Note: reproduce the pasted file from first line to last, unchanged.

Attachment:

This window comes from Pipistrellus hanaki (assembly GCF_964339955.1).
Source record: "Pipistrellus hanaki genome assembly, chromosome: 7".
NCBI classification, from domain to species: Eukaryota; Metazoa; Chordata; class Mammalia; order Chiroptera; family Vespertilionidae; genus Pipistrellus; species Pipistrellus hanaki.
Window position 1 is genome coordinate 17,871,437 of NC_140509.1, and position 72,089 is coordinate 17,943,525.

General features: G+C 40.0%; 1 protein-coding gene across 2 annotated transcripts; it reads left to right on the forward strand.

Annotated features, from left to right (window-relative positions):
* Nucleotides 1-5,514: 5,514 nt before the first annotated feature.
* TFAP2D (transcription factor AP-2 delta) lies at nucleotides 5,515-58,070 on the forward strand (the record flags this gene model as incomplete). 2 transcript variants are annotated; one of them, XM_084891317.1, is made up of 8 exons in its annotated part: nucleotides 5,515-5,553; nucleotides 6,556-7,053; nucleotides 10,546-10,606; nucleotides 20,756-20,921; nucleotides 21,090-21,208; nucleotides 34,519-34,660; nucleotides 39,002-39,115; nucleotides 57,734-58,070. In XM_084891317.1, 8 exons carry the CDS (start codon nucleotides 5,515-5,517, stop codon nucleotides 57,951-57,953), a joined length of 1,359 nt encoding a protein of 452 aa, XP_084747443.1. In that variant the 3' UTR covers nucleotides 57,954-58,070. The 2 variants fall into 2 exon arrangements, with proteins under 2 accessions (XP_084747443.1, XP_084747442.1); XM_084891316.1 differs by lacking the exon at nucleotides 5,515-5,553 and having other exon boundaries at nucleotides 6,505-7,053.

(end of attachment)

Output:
This window comes from Pipistrellus hanaki (assembly GCF_964339955.1).
Source record: "Pipistrellus hanaki genome assembly, chromosome: 7".
NCBI classification, from domain to species: Eukaryota; Metazoa; Chordata; class Mammalia; order Chiroptera; family Vespertilionidae; genus Pipistrellus; species Pipistrellus hanaki.
Window position 1 is genome coordinate 17,871,437 of NC_140509.1, and position 72,089 is coordinate 17,943,525.

General features: G+C 40.0%; 1 protein-coding gene across 2 annotated transcripts; it reads left to right on the forward strand.

Annotated features, from left to right (window-relative positions):
* Nucleotides 1-5,514: 5,514 nt before the first annotated feature.
* TFAP2D (transcription factor AP-2 delta) lies at nucleotides 5,515-58,070 on the forward strand (the record flags this gene model as incomplete). 2 transcript variants are annotated; one of them, XM_084891317.1, is made up of 8 exons in its annotated part: nucleotides 5,515-5,553; nucleotides 6,556-7,053; nucleotides 10,546-10,606; nucleotides 20,756-20,921; nucleotides 21,090-21,208; nucleotides 34,519-34,660; nucleotides 39,002-39,115; nucleotides 57,734-58,070. In XM_084891317.1, 8 exons carry the CDS (start codon nucleotides 5,515-5,517, stop codon nucleotides 57,951-57,953), a joined length of 1,359 nt encoding a protein of 452 aa, XP_084747443.1. In that variant the 3' UTR covers nucleotides 57,954-58,070. The 2 variants fall into 2 exon arrangements, with proteins under 2 accessions (XP_084747443.1, XP_084747442.1); XM_084891316.1 differs by lacking the exon at nucleotides 5,515-5,553 and having other exon boundaries at nucleotides 6,505-7,053.